In March this year, AHPO had a full Ofsted inspection, we were graded as ‘Inadequate’, and the Department for Education terminated our apprenticeship delivery on 31st October. To date all our apprentices have passed the apprenticeship End Point Assessment on their first attempt. The Level 4 BTEC Diploma in Healthcare Science is an integral part of the apprenticeship, and external verification reports by Pearson, the BTEC Awarding Body, have been excellent. Feedback from our learners has been positive, and can be viewed on this website. So on what grounds did Ofsted deem us to be inadequate?
This is what the Ofsted report says:
- Although apprentices are successful at end-point assessment, this is due to their extensive experience prior to them starting the apprenticeship.
- Apprentices do not develop substantial new knowledge, skills and behaviours as many have worked in the sector as ophthalmic technicians for more than 5 years. The knowledge that they do acquire is not sufficient to claim public funds for an apprenticeship and is more akin to continuous professional development (CPD) activities that should be funded by their employer.
The inspectors spent three days at our headquarters; they did not visit any workplaces and based their conclusions on impromptu telephone conversations, phoning up apprentices without advanced notice. None of the apprentices had finished their training, and none had any prior ophthalmic qualifications. We could not witness the conversations between the Ofsted inspectors and apprentices and their line managers, but all those who have communicated with us disagree with the inspectors’ statements.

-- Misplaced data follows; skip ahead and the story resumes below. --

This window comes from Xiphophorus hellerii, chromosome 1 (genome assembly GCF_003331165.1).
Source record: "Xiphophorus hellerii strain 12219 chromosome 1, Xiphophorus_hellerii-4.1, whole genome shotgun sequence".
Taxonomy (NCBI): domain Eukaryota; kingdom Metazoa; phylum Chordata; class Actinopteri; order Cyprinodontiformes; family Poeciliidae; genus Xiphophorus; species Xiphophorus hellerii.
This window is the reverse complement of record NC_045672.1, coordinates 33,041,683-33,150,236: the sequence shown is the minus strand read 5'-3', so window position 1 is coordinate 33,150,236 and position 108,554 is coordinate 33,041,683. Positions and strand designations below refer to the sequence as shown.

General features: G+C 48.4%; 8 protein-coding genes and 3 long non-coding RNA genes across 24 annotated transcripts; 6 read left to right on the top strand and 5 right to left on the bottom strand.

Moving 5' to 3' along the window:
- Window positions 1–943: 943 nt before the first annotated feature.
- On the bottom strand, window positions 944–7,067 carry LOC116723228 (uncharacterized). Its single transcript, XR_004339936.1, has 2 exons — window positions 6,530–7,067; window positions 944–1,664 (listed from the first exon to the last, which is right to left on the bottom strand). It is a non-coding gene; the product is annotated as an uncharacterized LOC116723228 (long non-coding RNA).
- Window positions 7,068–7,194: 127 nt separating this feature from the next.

The level 4 apprenticeship and BTEC Diploma is equivalent to the first year of a University Bachelor of Science Degree. This level of knowledge and understanding is not, and cannot be, absorbed just by doing the job, or in the few days a year allocated for continuing professional development. For example about a third of the course is concerned with anatomy, physiology and pathophysiology, and if this, and other areas of knowledge included in the Apprenticeship, can be acquired without protected study time, then there is no need for off-the-job training, or indeed for the apprenticeship itself. Nor is there need for Trailblazer Groups of professionals and employers, and the Institute for Apprenticeships and Technical Education (IFATE) that set the knowledge, skills and behaviours required for the apprenticeship.
The inspectors had no knowledge or expertise in ophthalmic practice. For them ignorance may be bliss, but this is not the case for the ophthalmic clinical and technical staff who want to ensure patients receive high quality safe care.
AHPO will continue to deliver BTEC Diplomas to the high standards required by the awarding body, but in England, our delivery can no longer be paid from the Apprenticeship Levy.
Our response to the Ofsted decision and the Department for Education can be seen the in documents that can be downloaded below. There is feedback from apprentices and line managers on the Feedback on AHPO page.